By Ryan Buck
The disappointment for many Americans over their national soccer team’s 2-1 overtime defeat at the hands of Belgium Tuesday night stings.
The Americans’ run to the knockout stage of the FIFA World Cup for the second consecutive occasion, however, was filled with excitement.
Record television ratings and an unprecedented amount of American fans in host country Brazil for the tournament indicate soccer’s obvious growth in the past two decades in a country traditionally beholden to football, basketball and baseball.
This time, it was not only curiosity and patriotism to thank. Soccer has taken hold in America. One Youngstown-area group is determined to ensure their hometown stays along for the ride.
Friends and coworkers Chris DePaola and Kevin Meek had played soccer their entire lives and once their playing days were over maintained that love of the game. Both joined American Outlaws, the official fan movement of United States Soccer.
Conversations at their Boardman financial services firm turned to ways they could enhance interest for the people around them, capitalizing on people their age who have fallen for soccer.
“We met at work and you have to talk about something and we talked about soccer and the  World Cup that had just ended,” said Meek, 26, a Poland native. “We thought it should be more popular so we decided we should make a chapter here.”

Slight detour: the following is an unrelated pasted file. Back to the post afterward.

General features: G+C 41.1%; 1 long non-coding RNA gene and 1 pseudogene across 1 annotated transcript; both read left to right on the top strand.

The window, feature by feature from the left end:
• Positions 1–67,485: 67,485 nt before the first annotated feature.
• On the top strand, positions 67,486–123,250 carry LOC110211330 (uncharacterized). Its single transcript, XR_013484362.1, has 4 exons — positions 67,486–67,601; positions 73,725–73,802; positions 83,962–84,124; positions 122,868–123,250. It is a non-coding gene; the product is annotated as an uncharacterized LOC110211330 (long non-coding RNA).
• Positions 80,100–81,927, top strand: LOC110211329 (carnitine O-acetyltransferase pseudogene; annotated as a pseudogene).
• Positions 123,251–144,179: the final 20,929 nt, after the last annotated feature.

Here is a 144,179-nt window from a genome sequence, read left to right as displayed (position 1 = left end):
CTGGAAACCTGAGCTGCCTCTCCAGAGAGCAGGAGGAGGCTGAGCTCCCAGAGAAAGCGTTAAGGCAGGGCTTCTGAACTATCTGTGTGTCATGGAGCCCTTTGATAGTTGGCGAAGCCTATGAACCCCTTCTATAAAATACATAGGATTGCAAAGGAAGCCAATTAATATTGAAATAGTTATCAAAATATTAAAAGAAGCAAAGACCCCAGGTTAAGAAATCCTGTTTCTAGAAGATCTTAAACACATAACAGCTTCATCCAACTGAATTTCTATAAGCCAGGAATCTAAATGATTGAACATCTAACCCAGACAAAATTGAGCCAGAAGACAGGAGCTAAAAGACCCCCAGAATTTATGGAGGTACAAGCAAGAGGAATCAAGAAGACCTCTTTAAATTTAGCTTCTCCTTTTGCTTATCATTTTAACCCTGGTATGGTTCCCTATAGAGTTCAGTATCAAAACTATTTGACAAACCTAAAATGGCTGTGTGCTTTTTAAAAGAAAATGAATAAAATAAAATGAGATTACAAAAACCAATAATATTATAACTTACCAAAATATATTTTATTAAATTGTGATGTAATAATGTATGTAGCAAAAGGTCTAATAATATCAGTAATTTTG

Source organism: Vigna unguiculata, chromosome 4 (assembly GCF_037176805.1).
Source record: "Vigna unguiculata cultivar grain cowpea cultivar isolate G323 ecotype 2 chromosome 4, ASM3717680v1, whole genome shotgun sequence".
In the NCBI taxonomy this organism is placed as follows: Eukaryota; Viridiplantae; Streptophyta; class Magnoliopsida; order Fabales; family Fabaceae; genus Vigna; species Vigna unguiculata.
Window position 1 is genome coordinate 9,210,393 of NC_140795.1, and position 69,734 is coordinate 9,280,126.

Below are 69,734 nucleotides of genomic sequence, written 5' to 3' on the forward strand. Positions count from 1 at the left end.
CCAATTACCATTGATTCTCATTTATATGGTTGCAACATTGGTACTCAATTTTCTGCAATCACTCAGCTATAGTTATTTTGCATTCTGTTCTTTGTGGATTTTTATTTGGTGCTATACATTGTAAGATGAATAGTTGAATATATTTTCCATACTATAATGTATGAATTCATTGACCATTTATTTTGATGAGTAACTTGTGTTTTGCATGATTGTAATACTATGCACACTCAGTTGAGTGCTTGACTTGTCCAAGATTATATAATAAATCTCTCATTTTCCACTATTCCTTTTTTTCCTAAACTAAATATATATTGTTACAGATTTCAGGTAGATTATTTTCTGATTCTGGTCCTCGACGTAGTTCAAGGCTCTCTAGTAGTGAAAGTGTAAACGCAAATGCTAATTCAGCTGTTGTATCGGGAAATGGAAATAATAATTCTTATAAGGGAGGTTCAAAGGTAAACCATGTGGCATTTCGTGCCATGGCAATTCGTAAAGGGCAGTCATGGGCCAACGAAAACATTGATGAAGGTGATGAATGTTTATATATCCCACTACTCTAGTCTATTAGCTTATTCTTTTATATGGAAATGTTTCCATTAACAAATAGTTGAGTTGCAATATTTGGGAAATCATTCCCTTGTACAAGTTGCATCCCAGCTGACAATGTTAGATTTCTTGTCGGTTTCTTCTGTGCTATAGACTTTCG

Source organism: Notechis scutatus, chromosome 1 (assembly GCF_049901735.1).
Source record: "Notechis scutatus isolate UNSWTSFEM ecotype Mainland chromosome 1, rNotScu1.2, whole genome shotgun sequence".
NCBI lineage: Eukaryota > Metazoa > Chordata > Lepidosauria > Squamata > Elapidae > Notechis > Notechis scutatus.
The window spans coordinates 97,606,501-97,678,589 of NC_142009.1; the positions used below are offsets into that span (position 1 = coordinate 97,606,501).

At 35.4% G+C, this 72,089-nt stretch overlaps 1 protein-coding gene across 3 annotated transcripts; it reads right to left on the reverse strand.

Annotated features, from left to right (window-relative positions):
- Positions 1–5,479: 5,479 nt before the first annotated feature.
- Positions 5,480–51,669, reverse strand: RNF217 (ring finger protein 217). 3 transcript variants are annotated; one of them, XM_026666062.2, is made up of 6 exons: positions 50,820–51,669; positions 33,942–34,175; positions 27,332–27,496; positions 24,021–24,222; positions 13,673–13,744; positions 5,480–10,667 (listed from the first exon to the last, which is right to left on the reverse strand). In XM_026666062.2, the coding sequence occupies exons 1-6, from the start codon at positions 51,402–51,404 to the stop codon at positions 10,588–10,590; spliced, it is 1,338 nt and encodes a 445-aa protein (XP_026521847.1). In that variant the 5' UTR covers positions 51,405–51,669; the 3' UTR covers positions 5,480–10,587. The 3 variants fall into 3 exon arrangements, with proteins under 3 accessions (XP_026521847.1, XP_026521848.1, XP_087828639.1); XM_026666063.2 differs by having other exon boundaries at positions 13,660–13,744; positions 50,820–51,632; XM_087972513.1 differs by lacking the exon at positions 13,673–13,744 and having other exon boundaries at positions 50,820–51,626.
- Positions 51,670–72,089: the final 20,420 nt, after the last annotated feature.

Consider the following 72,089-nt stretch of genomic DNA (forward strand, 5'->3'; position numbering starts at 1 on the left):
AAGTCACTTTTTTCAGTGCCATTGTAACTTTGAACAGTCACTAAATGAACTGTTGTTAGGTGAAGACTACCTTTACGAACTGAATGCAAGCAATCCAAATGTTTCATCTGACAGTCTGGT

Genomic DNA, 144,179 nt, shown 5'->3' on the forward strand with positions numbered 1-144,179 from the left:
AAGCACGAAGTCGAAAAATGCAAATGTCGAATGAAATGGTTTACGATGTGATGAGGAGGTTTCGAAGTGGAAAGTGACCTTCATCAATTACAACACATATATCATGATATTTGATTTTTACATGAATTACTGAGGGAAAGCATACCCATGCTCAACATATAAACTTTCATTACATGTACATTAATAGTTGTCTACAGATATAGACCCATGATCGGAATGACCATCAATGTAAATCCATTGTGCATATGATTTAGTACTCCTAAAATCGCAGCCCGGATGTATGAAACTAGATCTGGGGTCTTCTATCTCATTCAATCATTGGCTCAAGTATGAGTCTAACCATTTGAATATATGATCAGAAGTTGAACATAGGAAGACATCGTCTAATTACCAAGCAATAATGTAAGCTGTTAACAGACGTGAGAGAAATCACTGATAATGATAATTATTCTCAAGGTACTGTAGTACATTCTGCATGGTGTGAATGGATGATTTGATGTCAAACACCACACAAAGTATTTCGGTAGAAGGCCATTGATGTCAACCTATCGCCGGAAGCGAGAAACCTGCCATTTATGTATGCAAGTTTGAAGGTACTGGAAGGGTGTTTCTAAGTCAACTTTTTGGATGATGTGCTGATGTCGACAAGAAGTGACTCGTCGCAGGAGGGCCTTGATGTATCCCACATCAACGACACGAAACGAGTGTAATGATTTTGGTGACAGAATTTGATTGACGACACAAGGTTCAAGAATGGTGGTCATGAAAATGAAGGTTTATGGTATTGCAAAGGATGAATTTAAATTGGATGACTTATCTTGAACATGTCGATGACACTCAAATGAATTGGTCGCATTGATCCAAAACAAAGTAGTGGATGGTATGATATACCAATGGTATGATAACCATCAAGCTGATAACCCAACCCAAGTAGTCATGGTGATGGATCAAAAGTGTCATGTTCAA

So they did, earning official sanctioning earlier this year. The American Outlaws Youngstown is one of 125 official chapters of a national organization with more than 18,000 members.
The Outlaws’ national chapter was founded in 2007 in Lincoln, Neb., to unify a dedicated, yet formerly unorganized support community for the U.S. National Soccer Teams.
The Youngstown chapter is burgeoning and growing successfully in the same fashion as the national membership thanks to contemporary communication tools.
“Right now we have over 50 members,” said DePaola, 28, the chapter president. “We had 23 members when World Cup started so we’ve more than doubled.
“Social media’s been the biggest thing. We’re able to organize central meeting places and spread the word quickly. It’s solidified our membership.”
The momentum began last year as dozens of members and other supporters played the game together at the Niles Wellness Center leagues and gathered to watch national team qualifying matches at local sites.
What was once a few friends trekking to Columbus or Cleveland for Major League Soccer or national team matches became dozens.
When the World Cup began in June, more than 200 friends showed up to watch alongside them at scheduled “game watch” locations. Members of all demographics ranged in age from 15 to 55 with a common passion for soccer.
“We got the wheels turning and this is what happened,” DePaola said. “It’s absolutely positive. We didn’t expect any kind of turnout that we received. In qualifiers we had 20 people on good day. We tried to embrace that as much as we can. Moving forward, it’s only getting better and the quality product the U.S. puts on field it will get better.
“It’s something to share with the community.”